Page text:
What your teeth say about your health

Regular dental check-ups could reveal a lot more about your health than just problems relating to your teeth.

What your teeth say about your health

A white smile doesn’t only indicate healthy teeth and gums; your dental health also plays a significant role in how confident you feel. If you’re self-conscious about your smile, you’re not going to feel good when interacting with others.

We’re taught from an early age that good oral hygiene is important to prevent tooth decay and gum disease, but many people fear the dentist, not knowing that regular dental check-ups could reveal a lot more than just problems relating to your teeth. In South Africa, gum disease ranks second only to the common cold in terms of prevalence, with an estimated 90% of South Africans experiencing the problem at some point.

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What’s more, globally, there is a 70% increase in the risk of developing heart disease for those with poor oral hygiene, compared to those who brush their teeth twice a day. Gum disease has been linked to coronary heart disease, adverse pregnancy outcomes and diabetes. And new research also shows that women with gum disease find it harder to conceive.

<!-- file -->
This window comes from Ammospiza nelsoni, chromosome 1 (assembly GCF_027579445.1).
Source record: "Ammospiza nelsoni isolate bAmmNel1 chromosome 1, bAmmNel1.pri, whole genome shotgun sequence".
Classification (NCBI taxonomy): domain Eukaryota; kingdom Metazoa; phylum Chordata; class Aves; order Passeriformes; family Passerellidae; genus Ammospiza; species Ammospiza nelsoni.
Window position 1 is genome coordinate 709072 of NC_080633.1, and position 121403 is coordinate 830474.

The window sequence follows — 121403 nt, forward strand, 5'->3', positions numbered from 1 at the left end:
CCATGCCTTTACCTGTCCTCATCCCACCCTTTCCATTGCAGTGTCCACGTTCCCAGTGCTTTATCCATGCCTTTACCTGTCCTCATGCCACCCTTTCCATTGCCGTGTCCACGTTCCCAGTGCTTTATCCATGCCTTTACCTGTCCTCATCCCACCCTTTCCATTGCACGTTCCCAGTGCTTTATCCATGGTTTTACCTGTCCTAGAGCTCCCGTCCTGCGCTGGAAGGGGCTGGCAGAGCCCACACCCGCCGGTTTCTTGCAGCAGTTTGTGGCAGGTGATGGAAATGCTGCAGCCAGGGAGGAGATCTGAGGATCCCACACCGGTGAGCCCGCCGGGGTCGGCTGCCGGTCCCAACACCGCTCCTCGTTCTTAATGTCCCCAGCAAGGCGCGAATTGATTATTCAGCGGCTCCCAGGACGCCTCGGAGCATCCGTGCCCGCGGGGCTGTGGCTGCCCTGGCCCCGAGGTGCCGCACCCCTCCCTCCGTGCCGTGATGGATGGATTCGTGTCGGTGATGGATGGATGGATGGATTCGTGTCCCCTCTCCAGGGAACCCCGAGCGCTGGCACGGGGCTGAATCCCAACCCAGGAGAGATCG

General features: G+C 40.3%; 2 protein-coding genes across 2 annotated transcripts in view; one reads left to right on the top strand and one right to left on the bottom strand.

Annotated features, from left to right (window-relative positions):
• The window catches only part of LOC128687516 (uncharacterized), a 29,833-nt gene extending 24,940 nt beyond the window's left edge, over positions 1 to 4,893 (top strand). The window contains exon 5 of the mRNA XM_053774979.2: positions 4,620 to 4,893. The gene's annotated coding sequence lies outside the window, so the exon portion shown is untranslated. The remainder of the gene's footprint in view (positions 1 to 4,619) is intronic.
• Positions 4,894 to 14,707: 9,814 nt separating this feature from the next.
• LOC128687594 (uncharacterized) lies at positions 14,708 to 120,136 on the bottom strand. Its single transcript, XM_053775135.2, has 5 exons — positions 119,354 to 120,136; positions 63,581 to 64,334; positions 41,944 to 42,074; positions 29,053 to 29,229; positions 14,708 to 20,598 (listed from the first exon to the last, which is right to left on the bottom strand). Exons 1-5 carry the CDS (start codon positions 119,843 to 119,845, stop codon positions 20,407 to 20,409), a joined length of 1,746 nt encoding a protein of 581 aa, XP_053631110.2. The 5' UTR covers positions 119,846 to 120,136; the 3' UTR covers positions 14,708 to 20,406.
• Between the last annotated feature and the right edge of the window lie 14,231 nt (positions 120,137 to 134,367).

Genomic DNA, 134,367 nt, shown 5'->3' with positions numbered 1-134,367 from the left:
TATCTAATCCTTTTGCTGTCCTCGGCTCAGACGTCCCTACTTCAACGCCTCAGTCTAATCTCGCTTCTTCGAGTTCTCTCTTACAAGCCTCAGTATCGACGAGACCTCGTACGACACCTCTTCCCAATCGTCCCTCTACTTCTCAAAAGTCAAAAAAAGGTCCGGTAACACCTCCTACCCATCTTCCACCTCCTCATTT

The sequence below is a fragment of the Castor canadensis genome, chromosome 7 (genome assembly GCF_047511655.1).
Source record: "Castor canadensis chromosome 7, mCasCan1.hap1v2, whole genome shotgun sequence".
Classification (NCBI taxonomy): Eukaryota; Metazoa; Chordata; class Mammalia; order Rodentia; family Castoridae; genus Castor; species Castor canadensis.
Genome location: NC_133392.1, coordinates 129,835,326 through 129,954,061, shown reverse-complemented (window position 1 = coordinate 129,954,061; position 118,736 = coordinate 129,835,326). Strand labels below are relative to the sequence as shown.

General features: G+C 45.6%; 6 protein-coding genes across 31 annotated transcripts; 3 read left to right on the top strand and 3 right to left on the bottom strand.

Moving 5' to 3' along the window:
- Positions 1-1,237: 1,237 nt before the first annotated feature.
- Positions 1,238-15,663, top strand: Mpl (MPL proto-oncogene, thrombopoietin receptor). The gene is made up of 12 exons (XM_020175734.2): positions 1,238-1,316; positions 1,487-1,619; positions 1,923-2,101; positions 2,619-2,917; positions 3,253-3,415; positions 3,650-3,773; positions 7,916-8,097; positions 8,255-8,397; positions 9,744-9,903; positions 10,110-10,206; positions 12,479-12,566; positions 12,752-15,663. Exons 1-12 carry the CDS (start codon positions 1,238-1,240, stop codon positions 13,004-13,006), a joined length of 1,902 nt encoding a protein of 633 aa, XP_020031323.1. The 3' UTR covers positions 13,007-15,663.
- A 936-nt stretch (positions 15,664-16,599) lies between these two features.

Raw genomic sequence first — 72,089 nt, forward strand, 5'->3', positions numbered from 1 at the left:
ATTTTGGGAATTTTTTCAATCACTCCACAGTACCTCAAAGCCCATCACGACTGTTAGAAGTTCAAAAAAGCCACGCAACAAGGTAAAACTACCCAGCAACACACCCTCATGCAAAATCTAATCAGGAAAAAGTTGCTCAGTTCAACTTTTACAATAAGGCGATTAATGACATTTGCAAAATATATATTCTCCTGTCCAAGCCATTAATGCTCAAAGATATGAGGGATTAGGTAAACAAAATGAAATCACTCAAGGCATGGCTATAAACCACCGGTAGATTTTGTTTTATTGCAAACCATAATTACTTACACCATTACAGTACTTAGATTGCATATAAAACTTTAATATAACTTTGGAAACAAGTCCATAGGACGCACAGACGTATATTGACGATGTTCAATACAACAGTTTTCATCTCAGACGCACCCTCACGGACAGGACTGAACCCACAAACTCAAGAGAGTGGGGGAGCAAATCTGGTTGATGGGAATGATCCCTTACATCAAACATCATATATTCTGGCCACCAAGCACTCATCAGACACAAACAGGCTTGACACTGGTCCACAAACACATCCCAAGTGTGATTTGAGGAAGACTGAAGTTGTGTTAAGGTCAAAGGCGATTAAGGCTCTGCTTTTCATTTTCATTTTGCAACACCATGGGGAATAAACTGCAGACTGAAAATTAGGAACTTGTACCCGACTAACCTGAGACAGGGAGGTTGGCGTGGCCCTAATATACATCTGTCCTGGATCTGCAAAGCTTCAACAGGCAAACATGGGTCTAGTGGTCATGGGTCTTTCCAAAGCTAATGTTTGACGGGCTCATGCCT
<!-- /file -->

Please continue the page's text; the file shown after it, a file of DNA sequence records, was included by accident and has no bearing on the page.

Starting early

When it comes to your child’s health, what’s the main thing you focus on?

Some parents don’t understand the relationship between oral hygiene and other health conditions. They also underestimate the importance of looking after their children’s milk teeth. Caring for your child’s teeth is hard work, but it is the only way to ensure a healthy mouth. Parents sometimes think that because children have milk teeth they are dispensable, but the bad habits children learn in early life affect them later, so their permanent teeth have similar problems.

ALSO SEE: 5 toddler teeth myths busted

Important facts to remember for parents:

  • A child’s primary teeth, called “baby teeth”, are as important as permanent teeth. Primary teeth help children chew and speak, and hold spaces in the jaw for permanent teeth that are developing under the gums. They are also important for the proper growth of the face and jaw.
  • Dental caries (tooth decay) is the most common oral disease in children under five years of age, and although preventable, still affects many children.
  • By the time children are six years old, many of them have experienced some form of tooth decay.
  • Sugars are the main cause of tooth decay (holes in your teeth). This is why you should limit your child’s intake of sugar-filled items. Did you know that even fruit juice can contribute to tooth decay because of its high concentration of acids and sugars?
  • According to the World Dental Federation, oral diseases affect 3.9 million people worldwide, with between 60% and 90% of children globally suffering from tooth decay.

Tooth decay is 100% preventable. Keeping your mouth healthy only takes a few simple steps a day and reduces risk factors for heart disease and stroke, diabetes, and other common ailments. Remember oral hygiene is not only about having fresh breath and a bright smile – it’s also directly linked to your health. So go on – get brushing!


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